8.NOMS provided us with a copy of the health and safety report, along with an explanatory letter from Michael Spurr, the latter of which we published.15 The report was the outcome of a review which examined staff awareness of key management information that should be used in their establishment; observations of regime delivery; safety of staff in the establishment; support for staff in the establishment; staff detailing; and health and safety documentation.

The purpose of this report

9.In this report we reflect, on the basis of the information available to us, on the progress made by the Ministry of Justice and National Offender Management Service in seeking to stabilise and improve prison safety in the context of their evidence, the correspondence we received, and the two subsequent sets of quarterly Safety in Custody statistics. We will also consider briefly these matters in the light of the Government’s ambitious penal reform agenda on which the Prime Minister spoke on 12 February, and which we discussed with the Secretary of State, Rt Hon Michael Gove MP, on 16 March and with Mr Selous and Mr Spurr on 26 April.16


1 HC (2015–15) 625, 1 December 2015

3POA condemn NOMS and the Government for the continued failure to provide safe, decent and secure prisons”, Prison Officers Association press release PR114, 12 November 2015

4 HC Deb, 26 January 2016, Col 7WS,

5 HC Deb, 27 January 2016, Col 333ff

6 HL Deb, 21 Jan 2016, Col 907ff

7 Letters to Rt Hon Bob Neill MP from Andrew Selous MP, Parliamentary Under-Secretary of State for Justice, dated 5 January 2016, Nick Hardwick, then HM Chief Inspector of Prisons, dated 13 January 2016, Nigel Newcomen, Prisons and Probation Ombudsman, dated 15 January 2016, and Kate Lampard, Chair of Independent Advisory Panel on Deaths in Custody, dated 2 February 2016; PJ McParlin, Chair of Prison Officers Association, written response to 1 December 2015 evidence session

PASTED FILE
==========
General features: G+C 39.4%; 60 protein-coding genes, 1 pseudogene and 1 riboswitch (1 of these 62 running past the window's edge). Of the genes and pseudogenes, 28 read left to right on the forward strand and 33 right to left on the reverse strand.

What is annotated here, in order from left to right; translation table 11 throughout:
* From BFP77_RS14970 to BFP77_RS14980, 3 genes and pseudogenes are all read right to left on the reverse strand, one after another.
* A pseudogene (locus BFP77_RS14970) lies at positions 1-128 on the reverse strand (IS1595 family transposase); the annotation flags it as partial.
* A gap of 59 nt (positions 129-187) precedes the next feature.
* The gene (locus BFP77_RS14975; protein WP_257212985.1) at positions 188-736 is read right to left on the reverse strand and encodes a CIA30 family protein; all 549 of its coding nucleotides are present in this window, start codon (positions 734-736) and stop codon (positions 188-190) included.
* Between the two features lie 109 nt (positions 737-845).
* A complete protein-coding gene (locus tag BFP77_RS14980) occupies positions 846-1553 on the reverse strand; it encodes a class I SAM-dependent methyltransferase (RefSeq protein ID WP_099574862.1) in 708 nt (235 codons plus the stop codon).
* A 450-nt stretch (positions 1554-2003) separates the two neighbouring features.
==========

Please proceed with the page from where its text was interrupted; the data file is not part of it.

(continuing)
9 Justice Committee, Ninth Report of Session 2014–15, Prisons: Planning and Policies, HC 309, para 75

10 Ibid. Summary.

11 “POA give 28 day notice on health and safety improvements for England and Wales prisons”, Prison Officers Association press release PR102, 18 March 2015

12 NOMS POA 2015 Agreement Review of Health and Safety Commitments, September 2015, unpublished.

13 Letter from Prison Officers Association to Michael Spurr, Chief Executive, National Offender Management Service, dated 11 November 2015

14POA condemn NOMS and the Government for the continued failure to provide safe, decent and secure prisons”, Prison Officers Association press release PR114, 12 November 2015

15 Note from Michael Spurr, Chief Executive, National Offender Management Service to the Justice Committee, dated 20 November 2015

16 See Prison reform: Prime Minister’s speech to Policy Exchange, 8 February 2016; Oral evidence taken on 10 March 2016, HC (2015–16) 895, Rt Hon Michael Gove MP, Lord Chancellor and Secretary of State for Justice; Oral evidence taken on 26 April 2016, HC (2015–16) 397, Qq416–459, Andrew Selous MP, Parliamentary Under-Secretary of State, Minister for Prisons, Probation and Rehabilitation, Ministry of Justice and Michael Spurr, Chief Executive, National Offender Management Service.




© Parliamentary copyright 2015

13 May 2016